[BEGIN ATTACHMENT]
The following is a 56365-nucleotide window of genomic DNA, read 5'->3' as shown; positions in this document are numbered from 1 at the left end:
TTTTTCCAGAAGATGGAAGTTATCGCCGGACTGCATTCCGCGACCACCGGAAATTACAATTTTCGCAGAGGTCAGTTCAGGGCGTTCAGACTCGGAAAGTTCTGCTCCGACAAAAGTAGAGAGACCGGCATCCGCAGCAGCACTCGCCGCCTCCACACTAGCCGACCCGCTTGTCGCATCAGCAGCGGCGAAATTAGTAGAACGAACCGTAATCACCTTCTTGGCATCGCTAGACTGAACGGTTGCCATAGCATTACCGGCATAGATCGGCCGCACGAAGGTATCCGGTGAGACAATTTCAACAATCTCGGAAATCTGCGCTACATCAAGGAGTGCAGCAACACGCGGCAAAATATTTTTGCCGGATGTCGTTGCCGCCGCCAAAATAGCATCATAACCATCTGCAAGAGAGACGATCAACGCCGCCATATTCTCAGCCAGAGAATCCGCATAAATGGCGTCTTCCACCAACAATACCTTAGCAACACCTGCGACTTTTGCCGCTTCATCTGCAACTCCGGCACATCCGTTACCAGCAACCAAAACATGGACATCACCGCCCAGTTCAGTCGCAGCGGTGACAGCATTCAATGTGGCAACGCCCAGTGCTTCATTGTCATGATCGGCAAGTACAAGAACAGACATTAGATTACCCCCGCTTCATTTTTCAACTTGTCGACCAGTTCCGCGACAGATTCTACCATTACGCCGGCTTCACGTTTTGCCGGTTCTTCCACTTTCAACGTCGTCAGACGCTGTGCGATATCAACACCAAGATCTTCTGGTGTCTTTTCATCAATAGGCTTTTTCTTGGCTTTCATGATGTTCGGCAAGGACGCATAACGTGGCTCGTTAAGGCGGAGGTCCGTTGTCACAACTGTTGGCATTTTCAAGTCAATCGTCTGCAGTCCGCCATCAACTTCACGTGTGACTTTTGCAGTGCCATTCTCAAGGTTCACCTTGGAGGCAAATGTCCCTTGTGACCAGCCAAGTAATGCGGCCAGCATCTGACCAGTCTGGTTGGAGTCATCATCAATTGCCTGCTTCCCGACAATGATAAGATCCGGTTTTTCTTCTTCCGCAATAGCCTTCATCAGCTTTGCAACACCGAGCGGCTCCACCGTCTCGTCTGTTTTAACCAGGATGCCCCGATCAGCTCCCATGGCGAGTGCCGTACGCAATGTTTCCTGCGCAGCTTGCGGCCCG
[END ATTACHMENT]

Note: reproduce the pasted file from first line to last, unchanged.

The following is a 56365-nucleotide window of genomic DNA, read 5'->3' as shown; positions in this document are numbered from 1 at the left end:
TTTTTCCAGAAGATGGAAGTTATCGCCGGACTGCATTCCGCGACCACCGGAAATTACAATTTTCGCAGAGGTCAGTTCAGGGCGTTCAGACTCGGAAAGTTCTGCTCCGACAAAAGTAGAGAGACCGGCATCCGCAGCAGCACTCGCCGCCTCCACACTAGCCGACCCGCTTGTCGCATCAGCAGCGGCGAAATTAGTAGAACGAACCGTAATCACCTTCTTGGCATCGCTAGACTGAACGGTTGCCATAGCATTACCGGCATAGATCGGCCGCACGAAGGTATCCGGTGAGACAATTTCAACAATCTCGGAAATCTGCGCTACATCAAGGAGTGCAGCAACACGCGGCAAAATATTTTTGCCGGATGTCGTTGCCGCCGCCAAAATAGCATCATAACCATCTGCAAGAGAGACGATCAACGCCGCCATATTCTCAGCCAGAGAATCCGCATAAATGGCGTCTTCCACCAACAATACCTTAGCAACACCTGCGACTTTTGCCGCTTCATCTGCAACTCCGGCACATCCGTTACCAGCAACCAAAACATGGACATCACCGCCCAGTTCAGTCGCAGCGGTGACAGCATTCAATGTGGCAACGCCCAGTGCTTCATTGTCATGATCGGCAAGTACAAGAACAGACATTAGATTACCCCCGCTTCATTTTTCAACTTGTCGACCAGTTCCGCGACAGATTCTACCATTACGCCGGCTTCACGTTTTGCCGGTTCTTCCACTTTCAACGTCGTCAGACGCTGTGCGATATCAACACCAAGATCTTCTGGTGTCTTTTCATCAATAGGCTTTTTCTTGGCTTTCATGATGTTCGGCAAGGACGCATAACGTGGCTCGTTAAGGCGGAGGTCCGTTGTCACAACTGTTGGCATTTTCAAGTCAATCGTCTGCAGTCCGCCATCAACTTCACGTGTGACTTTTGCAGTGCCATTCTCAAGGTTCACCTTGGAGGCAAATGTCCCTTGTGACCAGCCAAGTAATGCGGCCAGCATCTGACCAGTCTGGTTGGAGTCATCATCAATTGCCTGCTTCCCGACAATGATAAGATCCGGTTTTTCTTCTTCCGCAATAGCCTTCATCAGCTTTGCAACACCGAGCGGCTCCACCGTCTCGTCTGTTTTAACCAGGATGCCCCGATCAGCTCCCATGGCGAGTGCCGTACGCAATGTTTCCTGCGCAGCTTGCGGCCCG